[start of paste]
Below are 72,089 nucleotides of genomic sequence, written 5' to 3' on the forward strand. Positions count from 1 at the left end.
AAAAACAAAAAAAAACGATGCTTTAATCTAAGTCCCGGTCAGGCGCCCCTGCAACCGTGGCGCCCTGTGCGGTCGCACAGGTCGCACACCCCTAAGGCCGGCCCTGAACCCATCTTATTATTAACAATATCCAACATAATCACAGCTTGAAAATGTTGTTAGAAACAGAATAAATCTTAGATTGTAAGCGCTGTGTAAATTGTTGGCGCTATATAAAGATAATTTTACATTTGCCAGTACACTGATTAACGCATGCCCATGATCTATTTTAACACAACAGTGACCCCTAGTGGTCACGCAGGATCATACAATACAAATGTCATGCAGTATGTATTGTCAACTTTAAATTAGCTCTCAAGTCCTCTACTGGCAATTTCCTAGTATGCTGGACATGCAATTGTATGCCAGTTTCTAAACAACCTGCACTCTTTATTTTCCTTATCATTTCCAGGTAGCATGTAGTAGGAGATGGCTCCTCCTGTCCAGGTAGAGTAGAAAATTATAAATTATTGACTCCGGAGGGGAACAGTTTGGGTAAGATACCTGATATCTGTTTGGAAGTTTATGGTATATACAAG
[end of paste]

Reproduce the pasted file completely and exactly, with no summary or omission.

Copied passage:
Below are 72,089 nucleotides of genomic sequence, written 5' to 3' on the forward strand. Positions count from 1 at the left end.
AAAAACAAAAAAAAACGATGCTTTAATCTAAGTCCCGGTCAGGCGCCCCTGCAACCGTGGCGCCCTGTGCGGTCGCACAGGTCGCACACCCCTAAGGCCGGCCCTGAACCCATCTTATTATTAACAATATCCAACATAATCACAGCTTGAAAATGTTGTTAGAAACAGAATAAATCTTAGATTGTAAGCGCTGTGTAAATTGTTGGCGCTATATAAAGATAATTTTACATTTGCCAGTACACTGATTAACGCATGCCCATGATCTATTTTAACACAACAGTGACCCCTAGTGGTCACGCAGGATCATACAATACAAATGTCATGCAGTATGTATTGTCAACTTTAAATTAGCTCTCAAGTCCTCTACTGGCAATTTCCTAGTATGCTGGACATGCAATTGTATGCCAGTTTCTAAACAACCTGCACTCTTTATTTTCCTTATCATTTCCAGGTAGCATGTAGTAGGAGATGGCTCCTCCTGTCCAGGTAGAGTAGAAAATTATAAATTATTGACTCCGGAGGGGAACAGTTTGGGTAAGATACCTGATATCTGTTTGGAAGTTTATGGTATATACAAG